At face value, a new bill that would free up Massachusetts lobster dealers and others to sell lucrative tails and other lobster parts to in-state restaurants only makes sense, especially since they were already free to sell for out-of-state use.
Indeed, the idea that national restaurant chains such as Red Lobster could not sell Massachusetts-landed lobster tails at their restaurants in the Bay State may seem absurd — especially given that meant they had to import those spiny lobster tails from places such as the Gulf of Mexico, South Africa and even Australia, theoretically cutting off the market to local lobstermen and wholesalers.
But before the state Legislature rushes into a measure that has all the best economic intentions, it’s also important to make certain that there are protections aimed at addressing the chief reason for this limitation in the first place. If — or more likely when — lawmakers open the domestic Massachusetts lobster tail market, they must be certain they’re not also opening new avenues to poachers who might try to bring the tails of egg-bearing or short lobsters to market as well in a move that could have dire impacts on the overall health of lobster stocks down the road.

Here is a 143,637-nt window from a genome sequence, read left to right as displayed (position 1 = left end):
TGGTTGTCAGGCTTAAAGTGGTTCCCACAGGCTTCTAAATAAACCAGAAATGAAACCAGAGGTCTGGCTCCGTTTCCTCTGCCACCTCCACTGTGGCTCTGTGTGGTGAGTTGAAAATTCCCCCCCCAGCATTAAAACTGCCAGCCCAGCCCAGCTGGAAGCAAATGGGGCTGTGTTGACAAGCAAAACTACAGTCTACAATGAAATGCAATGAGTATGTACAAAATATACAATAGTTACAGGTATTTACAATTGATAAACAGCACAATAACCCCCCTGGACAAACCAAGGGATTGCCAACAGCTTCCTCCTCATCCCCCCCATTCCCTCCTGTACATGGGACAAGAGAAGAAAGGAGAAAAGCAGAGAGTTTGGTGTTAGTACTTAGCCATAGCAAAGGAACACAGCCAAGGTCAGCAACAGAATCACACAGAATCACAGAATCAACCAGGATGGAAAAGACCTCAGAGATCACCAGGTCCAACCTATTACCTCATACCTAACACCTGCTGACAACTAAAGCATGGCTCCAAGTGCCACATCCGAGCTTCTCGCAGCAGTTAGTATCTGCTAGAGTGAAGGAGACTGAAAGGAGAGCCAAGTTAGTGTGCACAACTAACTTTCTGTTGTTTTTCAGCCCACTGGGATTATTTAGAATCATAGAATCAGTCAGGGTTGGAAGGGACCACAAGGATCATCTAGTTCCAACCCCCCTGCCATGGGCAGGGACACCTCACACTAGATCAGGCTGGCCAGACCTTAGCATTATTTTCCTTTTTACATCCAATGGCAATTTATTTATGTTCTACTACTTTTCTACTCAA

The bill now before the Legislature’s and Joint Natural Resources Committee — one that would essentially pull back the 1997 law limiting tail sales to out of state vendors and sites — has the support of the Massachusetts Lobstermen’s Association, and understandably so. It also has the backing of local lobster dealers, like Vince Mortillaro of Mortillaro Lobster Co. in the heart of the Fort on Commercial Street — and let’s not forget that Gloucester is the state’s No. 1 port in lobster landings, with 3.1 million pounds worth $11.7 million in 2011.
Yet everyone in the lobstering industry would benefit from a mandate within the bill that all sales for in-state use run through dealers like Mortillaro and East Gloucester’s Joe Ciaramitaro and processors who can ensure that the tails are taken from lobsters that are not egg-bearing and of legal size.
In opening new doors for the industry, it’s crucial for the state to ensure it’s not closing doors on the lobster fishery’s sustainability and future growth.